Big data and analytics. They can be a great thing. They can also be useless if you don’t glean insights from them that affect your business decisions. Otherwise, it becomes numbers for numbers’ sake.
As we’ve talked about before, data and analytics are at their best when used to inform the content and design choices of your website.
So how do you make the jump from staring at pie charts and graphs to actually making informed decisions based on your data? Here are just a few fairly simple metrics we look at to gauge how well your website is meeting your business goals:
Average page views: When users visit your website, how many different webpages do they view before converting or leaving? How deep are they getting into the content of your website? A higher number of page views isn’t always better, as it can be an indication that customers can’t find what they are looking for, and that your navigation or site structure needs improvement.
Average visit duration: How much time do visitors spend on your website? Combined with the average page views, these metrics reveal how engaging your content is or is not.
Bounce rate: The percentage of users who visit your website and view only one page before leaving. Most often it’s the result of someone clicking on a link to your site, deciding your website is not relevant or valuable at the moment, and then clicking on the browser’s back button.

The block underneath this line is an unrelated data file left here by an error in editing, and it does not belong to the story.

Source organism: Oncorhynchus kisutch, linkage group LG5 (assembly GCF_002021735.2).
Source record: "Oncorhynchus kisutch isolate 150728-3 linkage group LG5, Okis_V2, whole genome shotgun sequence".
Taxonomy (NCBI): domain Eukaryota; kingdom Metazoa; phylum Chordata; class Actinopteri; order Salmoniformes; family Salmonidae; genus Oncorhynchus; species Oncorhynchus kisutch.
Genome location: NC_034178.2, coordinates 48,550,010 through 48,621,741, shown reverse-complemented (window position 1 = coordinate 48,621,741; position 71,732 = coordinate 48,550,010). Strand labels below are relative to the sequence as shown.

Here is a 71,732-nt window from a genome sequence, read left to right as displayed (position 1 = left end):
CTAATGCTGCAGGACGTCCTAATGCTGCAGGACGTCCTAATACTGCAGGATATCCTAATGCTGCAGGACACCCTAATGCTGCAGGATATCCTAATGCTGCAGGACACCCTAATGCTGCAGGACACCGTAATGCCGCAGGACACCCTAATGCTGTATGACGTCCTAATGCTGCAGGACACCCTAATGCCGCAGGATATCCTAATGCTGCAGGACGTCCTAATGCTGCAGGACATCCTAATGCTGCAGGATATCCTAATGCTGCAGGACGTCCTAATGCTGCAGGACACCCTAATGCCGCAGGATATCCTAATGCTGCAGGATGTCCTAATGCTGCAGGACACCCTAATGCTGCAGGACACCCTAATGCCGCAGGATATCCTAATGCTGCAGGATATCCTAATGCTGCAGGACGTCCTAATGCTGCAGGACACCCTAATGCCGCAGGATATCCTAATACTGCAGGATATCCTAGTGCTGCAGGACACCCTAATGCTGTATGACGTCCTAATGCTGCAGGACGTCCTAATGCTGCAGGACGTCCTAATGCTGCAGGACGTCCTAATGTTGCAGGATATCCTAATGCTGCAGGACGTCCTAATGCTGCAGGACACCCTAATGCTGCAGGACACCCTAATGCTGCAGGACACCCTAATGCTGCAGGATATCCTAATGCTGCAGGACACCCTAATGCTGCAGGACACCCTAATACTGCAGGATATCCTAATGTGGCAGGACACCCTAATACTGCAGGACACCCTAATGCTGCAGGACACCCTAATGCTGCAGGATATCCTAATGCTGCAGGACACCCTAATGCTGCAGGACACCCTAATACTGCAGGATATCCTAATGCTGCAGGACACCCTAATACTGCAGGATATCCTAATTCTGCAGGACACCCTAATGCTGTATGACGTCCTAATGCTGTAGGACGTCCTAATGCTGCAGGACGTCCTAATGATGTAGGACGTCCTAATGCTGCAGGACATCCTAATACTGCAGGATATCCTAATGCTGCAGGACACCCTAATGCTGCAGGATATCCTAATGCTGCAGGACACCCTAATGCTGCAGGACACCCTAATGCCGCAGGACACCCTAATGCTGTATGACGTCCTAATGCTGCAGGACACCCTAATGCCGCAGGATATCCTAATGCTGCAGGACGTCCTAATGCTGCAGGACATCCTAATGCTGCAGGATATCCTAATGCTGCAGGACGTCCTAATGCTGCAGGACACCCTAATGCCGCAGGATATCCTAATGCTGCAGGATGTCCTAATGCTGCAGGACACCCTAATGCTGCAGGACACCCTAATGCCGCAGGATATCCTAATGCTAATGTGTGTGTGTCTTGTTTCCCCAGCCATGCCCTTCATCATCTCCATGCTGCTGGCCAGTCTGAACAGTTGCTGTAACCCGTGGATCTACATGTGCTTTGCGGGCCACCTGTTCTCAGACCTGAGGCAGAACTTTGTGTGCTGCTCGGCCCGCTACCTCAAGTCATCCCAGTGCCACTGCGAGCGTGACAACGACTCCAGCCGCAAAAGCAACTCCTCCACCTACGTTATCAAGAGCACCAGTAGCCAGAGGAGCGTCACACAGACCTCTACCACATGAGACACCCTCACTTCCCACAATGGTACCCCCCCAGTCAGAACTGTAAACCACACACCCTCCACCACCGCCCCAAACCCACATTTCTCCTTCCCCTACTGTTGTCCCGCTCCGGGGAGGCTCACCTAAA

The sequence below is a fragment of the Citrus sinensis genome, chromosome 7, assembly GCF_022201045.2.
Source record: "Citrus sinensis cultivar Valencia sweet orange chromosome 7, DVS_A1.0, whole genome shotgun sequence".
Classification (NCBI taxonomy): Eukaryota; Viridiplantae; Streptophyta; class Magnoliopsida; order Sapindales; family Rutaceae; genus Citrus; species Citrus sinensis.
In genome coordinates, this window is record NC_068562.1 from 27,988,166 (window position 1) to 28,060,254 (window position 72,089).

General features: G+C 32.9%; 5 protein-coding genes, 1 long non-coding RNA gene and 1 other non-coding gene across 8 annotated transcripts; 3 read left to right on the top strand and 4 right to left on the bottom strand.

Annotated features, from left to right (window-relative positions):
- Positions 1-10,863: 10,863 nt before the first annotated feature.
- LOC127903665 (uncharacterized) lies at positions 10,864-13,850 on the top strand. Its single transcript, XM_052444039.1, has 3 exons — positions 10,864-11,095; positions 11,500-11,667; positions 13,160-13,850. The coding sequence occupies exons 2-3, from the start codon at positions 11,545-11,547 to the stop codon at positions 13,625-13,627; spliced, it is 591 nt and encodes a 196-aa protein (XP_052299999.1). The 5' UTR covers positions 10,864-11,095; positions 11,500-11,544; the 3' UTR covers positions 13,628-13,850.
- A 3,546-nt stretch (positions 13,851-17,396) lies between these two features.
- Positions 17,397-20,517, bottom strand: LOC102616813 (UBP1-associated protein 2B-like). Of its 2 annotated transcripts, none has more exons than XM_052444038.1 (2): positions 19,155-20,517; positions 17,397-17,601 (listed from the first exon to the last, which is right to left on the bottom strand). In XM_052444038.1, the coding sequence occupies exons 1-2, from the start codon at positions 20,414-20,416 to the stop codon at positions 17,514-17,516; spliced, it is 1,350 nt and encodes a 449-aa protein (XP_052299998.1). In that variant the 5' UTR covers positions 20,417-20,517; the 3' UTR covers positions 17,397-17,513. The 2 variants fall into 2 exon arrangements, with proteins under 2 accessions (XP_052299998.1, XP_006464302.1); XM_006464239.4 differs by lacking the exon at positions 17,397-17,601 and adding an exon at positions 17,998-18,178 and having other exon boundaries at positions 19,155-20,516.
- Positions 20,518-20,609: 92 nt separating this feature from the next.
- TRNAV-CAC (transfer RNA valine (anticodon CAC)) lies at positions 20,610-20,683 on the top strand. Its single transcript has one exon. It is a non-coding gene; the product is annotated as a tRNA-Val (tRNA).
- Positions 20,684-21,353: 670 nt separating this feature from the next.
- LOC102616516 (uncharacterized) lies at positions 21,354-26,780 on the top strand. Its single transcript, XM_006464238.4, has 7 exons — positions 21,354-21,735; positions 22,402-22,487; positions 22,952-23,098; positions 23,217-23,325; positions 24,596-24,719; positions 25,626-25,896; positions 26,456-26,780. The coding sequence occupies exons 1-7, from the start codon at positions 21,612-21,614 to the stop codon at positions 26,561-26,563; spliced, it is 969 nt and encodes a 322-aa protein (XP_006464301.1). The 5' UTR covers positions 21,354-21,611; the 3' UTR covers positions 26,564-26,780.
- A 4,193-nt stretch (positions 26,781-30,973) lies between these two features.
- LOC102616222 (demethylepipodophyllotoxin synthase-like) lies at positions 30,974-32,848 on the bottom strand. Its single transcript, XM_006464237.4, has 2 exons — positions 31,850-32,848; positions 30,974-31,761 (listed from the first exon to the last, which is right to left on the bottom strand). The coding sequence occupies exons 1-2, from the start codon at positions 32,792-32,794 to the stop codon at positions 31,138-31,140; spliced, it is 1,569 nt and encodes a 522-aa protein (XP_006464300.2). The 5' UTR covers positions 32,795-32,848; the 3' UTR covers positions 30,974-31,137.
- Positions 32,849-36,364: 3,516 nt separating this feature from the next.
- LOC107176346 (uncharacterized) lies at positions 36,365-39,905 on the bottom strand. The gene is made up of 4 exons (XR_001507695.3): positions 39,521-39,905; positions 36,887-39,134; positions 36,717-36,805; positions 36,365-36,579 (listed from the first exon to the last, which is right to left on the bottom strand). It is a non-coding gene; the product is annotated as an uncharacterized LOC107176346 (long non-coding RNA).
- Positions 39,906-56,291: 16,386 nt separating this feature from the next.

Device usage: The breakdown of users who visit your site using desktop, mobile, or tablet devices. In most cases, we find that a significant portion of visitors are using mobile devices, but that the site was designed with desktop users in mind.
Visitor location: The countries, states, and cities of your visitors. We often discover opportunities outside of our clients' current target market.
Most-visited pages: Where users spend the most time on your website. Beyond the home page, what are the most-visited pages and are customers actually getting to the most valuable content of your site?
In isolation, most of these analytics metrics don’t mean a lot. But tracking them together over time often reveals critical insights into how your online presence is meeting your business goals (or how it’s not).